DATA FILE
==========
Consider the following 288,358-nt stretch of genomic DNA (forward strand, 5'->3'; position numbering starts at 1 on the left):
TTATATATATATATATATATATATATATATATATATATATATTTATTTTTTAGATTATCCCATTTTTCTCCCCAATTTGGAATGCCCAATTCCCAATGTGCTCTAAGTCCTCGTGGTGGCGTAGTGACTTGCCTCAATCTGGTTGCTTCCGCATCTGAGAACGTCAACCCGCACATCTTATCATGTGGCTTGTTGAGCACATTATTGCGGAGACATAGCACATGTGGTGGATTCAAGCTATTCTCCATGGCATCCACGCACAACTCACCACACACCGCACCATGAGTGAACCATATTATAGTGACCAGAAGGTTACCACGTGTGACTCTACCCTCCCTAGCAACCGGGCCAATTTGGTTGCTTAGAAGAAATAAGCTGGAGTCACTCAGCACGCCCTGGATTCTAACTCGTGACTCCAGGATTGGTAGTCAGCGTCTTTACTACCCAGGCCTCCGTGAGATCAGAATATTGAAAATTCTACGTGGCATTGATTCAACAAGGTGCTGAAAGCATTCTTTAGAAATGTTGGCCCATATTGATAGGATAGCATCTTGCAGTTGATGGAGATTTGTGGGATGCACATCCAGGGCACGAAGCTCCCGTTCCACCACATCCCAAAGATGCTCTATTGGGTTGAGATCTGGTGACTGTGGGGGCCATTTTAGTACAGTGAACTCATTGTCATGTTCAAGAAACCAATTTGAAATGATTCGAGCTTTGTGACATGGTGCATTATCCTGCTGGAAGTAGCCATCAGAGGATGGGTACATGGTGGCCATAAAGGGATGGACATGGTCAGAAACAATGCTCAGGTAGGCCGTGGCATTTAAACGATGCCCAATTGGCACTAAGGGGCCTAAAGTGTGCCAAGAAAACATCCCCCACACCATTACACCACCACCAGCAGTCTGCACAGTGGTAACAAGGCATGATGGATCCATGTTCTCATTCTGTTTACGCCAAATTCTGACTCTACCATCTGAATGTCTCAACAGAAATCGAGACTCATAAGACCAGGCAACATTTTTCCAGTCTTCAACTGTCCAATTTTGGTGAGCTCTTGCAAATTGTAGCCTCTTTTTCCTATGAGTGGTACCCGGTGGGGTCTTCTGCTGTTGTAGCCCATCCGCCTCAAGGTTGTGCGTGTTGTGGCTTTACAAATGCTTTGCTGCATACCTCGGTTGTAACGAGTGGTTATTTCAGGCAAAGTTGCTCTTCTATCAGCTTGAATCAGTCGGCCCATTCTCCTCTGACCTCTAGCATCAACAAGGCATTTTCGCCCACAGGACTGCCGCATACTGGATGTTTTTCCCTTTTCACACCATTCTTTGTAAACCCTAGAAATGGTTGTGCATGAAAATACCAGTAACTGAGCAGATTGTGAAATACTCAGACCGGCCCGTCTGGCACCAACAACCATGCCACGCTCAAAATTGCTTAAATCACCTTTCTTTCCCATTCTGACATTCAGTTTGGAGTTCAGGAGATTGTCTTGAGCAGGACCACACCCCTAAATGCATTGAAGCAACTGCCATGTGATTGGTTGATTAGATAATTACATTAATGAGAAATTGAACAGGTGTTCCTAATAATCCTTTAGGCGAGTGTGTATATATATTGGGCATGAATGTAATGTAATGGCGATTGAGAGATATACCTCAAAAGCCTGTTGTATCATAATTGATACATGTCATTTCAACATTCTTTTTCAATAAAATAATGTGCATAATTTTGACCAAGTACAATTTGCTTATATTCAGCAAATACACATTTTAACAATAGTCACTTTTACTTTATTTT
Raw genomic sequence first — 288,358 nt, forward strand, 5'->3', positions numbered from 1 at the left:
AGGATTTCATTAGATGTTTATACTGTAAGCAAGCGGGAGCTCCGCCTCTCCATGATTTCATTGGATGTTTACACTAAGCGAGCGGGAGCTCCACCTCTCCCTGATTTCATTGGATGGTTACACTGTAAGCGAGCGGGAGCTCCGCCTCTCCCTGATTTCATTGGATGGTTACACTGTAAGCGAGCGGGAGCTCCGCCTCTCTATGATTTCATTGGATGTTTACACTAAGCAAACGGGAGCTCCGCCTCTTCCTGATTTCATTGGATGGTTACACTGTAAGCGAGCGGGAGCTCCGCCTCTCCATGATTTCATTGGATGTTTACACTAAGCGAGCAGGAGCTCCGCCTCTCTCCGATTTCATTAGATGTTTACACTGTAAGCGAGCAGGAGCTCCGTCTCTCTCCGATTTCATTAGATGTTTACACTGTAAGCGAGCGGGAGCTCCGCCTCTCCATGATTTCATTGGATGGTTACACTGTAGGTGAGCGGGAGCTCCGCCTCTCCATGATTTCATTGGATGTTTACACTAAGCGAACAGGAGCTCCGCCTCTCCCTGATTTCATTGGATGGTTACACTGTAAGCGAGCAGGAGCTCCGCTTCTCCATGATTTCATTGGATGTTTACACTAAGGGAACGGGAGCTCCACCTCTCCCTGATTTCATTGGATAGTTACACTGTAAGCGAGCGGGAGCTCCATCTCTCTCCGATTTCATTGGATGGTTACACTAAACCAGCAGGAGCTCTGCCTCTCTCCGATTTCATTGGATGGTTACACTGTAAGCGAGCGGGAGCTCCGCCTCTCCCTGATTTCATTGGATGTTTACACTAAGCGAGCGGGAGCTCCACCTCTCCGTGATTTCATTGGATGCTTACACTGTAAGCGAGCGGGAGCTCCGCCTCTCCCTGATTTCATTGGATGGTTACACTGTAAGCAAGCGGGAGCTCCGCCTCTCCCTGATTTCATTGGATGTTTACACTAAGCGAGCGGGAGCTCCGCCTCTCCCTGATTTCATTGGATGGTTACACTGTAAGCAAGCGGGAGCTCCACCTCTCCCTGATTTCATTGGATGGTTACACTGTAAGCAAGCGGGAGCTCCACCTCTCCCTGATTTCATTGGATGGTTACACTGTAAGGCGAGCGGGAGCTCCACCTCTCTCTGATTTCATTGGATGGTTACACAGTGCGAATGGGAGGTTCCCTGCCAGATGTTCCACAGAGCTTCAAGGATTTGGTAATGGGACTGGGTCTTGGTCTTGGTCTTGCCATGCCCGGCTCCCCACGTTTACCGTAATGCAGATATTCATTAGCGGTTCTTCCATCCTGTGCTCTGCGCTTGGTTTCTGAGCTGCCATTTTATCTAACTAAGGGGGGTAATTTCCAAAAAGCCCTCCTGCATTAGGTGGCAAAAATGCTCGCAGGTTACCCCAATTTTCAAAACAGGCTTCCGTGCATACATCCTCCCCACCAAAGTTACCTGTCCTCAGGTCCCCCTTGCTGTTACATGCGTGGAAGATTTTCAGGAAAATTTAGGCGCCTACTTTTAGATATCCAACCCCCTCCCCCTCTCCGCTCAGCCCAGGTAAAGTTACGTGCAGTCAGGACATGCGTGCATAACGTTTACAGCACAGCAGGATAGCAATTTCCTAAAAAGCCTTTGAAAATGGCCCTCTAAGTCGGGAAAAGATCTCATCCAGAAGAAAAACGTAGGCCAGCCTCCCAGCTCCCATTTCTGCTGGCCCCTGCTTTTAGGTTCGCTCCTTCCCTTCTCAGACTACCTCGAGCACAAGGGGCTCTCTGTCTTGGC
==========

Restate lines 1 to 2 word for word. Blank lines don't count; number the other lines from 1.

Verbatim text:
Consider the following 288,358-nt stretch of genomic DNA (forward strand, 5'->3'; position numbering starts at 1 on the left):
TTATATATATATATATATATATATATATATATATATATATATTTATTTTTTAGATTATCCCATTTTTCTCCCCAATTTGGAATGCCCAATTCCCAATGTGCTCTAAGTCCTCGTGGTGGCGTAGTGACTTGCCTCAATCTGGTTGCTTCCGCATCTGAGAACGTCAACCCGCACATCTTATCATGTGGCTTGTTGAGCACATTATTGCGGAGACATAGCACATGTGGTGGATTCAAGCTATTCTCCATGGCATCCACGCACAACTCACCACACACCGCACCATGAGTGAACCATATTATAGTGACCAGAAGGTTACCACGTGTGACTCTACCCTCCCTAGCAACCGGGCCAATTTGGTTGCTTAGAAGAAATAAGCTGGAGTCACTCAGCACGCCCTGGATTCTAACTCGTGACTCCAGGATTGGTAGTCAGCGTCTTTACTACCCAGGCCTCCGTGAGATCAGAATATTGAAAATTCTACGTGGCATTGATTCAACAAGGTGCTGAAAGCATTCTTTAGAAATGTTGGCCCATATTGATAGGATAGCATCTTGCAGTTGATGGAGATTTGTGGGATGCACATCCAGGGCACGAAGCTCCCGTTCCACCACATCCCAAAGATGCTCTATTGGGTTGAGATCTGGTGACTGTGGGGGCCATTTTAGTACAGTGAACTCATTGTCATGTTCAAGAAACCAATTTGAAATGATTCGAGCTTTGTGACATGGTGCATTATCCTGCTGGAAGTAGCCATCAGAGGATGGGTACATGGTGGCCATAAAGGGATGGACATGGTCAGAAACAATGCTCAGGTAGGCCGTGGCATTTAAACGATGCCCAATTGGCACTAAGGGGCCTAAAGTGTGCCAAGAAAACATCCCCCACACCATTACACCACCACCAGCAGTCTGCACAGTGGTAACAAGGCATGATGGATCCATGTTCTCATTCTGTTTACGCCAAATTCTGACTCTACCATCTGAATGTCTCAACAGAAATCGAGACTCATAAGACCAGGCAACATTTTTCCAGTCTTCAACTGTCCAATTTTGGTGAGCTCTTGCAAATTGTAGCCTCTTTTTCCTATGAGTGGTACCCGGTGGGGTCTTCTGCTGTTGTAGCCCATCCGCCTCAAGGTTGTGCGTGTTGTGGCTTTACAAATGCTTTGCTGCATACCTCGGTTGTAACGAGTGGTTATTTCAGGCAAAGTTGCTCTTCTATCAGCTTGAATCAGTCGGCCCATTCTCCTCTGACCTCTAGCATCAACAAGGCATTTTCGCCCACAGGACTGCCGCATACTGGATGTTTTTCCCTTTTCACACCATTCTTTGTAAACCCTAGAAATGGTTGTGCATGAAAATACCAGTAACTGAGCAGATTGTGAAATACTCAGACCGGCCCGTCTGGCACCAACAACCATGCCACGCTCAAAATTGCTTAAATCACCTTTCTTTCCCATTCTGACATTCAGTTTGGAGTTCAGGAGATTGTCTTGAGCAGGACCACACCCCTAAATGCATTGAAGCAACTGCCATGTGATTGGTTGATTAGATAATTACATTAATGAGAAATTGAACAGGTGTTCCTAATAATCCTTTAGGCGAGTGTGTATATATATTGGGCATGAATGTAATGTAATGGCGATTGAGAGATATACCTCAAAAGCCTGTTGTATCATAATTGATACATGTCATTTCAACATTCTTTTTCAATAAAATAATGTGCATAATTTTGACCAAGTACAATTTGCTTATATTCAGCAAATACACATTTTAACAATAGTCACTTTTACTTTATTTT